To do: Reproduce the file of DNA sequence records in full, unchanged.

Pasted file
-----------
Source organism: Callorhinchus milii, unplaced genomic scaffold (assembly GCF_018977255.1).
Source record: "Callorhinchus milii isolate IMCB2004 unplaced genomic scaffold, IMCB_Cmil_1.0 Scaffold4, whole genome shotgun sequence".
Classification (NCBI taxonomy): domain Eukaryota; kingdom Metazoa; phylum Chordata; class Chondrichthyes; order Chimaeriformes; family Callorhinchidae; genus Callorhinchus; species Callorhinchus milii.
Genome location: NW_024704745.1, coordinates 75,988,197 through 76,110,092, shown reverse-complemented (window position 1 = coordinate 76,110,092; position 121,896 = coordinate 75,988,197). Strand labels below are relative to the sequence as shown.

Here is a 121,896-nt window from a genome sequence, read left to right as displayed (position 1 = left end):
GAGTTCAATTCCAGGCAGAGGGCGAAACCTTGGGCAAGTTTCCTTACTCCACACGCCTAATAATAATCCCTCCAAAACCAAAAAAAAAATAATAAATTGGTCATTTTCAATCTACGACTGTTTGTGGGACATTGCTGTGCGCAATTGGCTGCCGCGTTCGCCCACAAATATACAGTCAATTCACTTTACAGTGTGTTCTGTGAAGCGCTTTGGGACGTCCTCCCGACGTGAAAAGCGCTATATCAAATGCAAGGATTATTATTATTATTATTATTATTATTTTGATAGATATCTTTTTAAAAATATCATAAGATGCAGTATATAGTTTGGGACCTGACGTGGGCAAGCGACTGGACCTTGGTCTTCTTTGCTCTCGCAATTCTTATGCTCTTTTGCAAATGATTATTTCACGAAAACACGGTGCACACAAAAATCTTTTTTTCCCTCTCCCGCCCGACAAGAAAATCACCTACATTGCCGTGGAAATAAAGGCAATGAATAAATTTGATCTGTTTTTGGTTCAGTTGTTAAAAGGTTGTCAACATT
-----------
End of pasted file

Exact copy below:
Source organism: Callorhinchus milii, unplaced genomic scaffold (assembly GCF_018977255.1).
Source record: "Callorhinchus milii isolate IMCB2004 unplaced genomic scaffold, IMCB_Cmil_1.0 Scaffold4, whole genome shotgun sequence".
Classification (NCBI taxonomy): domain Eukaryota; kingdom Metazoa; phylum Chordata; class Chondrichthyes; order Chimaeriformes; family Callorhinchidae; genus Callorhinchus; species Callorhinchus milii.
Genome location: NW_024704745.1, coordinates 75,988,197 through 76,110,092, shown reverse-complemented (window position 1 = coordinate 76,110,092; position 121,896 = coordinate 75,988,197). Strand labels below are relative to the sequence as shown.

Here is a 121,896-nt window from a genome sequence, read left to right as displayed (position 1 = left end):
GAGTTCAATTCCAGGCAGAGGGCGAAACCTTGGGCAAGTTTCCTTACTCCACACGCCTAATAATAATCCCTCCAAAACCAAAAAAAAAATAATAAATTGGTCATTTTCAATCTACGACTGTTTGTGGGACATTGCTGTGCGCAATTGGCTGCCGCGTTCGCCCACAAATATACAGTCAATTCACTTTACAGTGTGTTCTGTGAAGCGCTTTGGGACGTCCTCCCGACGTGAAAAGCGCTATATCAAATGCAAGGATTATTATTATTATTATTATTATTATTTTGATAGATATCTTTTTAAAAATATCATAAGATGCAGTATATAGTTTGGGACCTGACGTGGGCAAGCGACTGGACCTTGGTCTTCTTTGCTCTCGCAATTCTTATGCTCTTTTGCAAATGATTATTTCACGAAAACACGGTGCACACAAAAATCTTTTTTTCCCTCTCCCGCCCGACAAGAAAATCACCTACATTGCCGTGGAAATAAAGGCAATGAATAAATTTGATCTGTTTTTGGTTCAGTTGTTAAAAGGTTGTCAACATT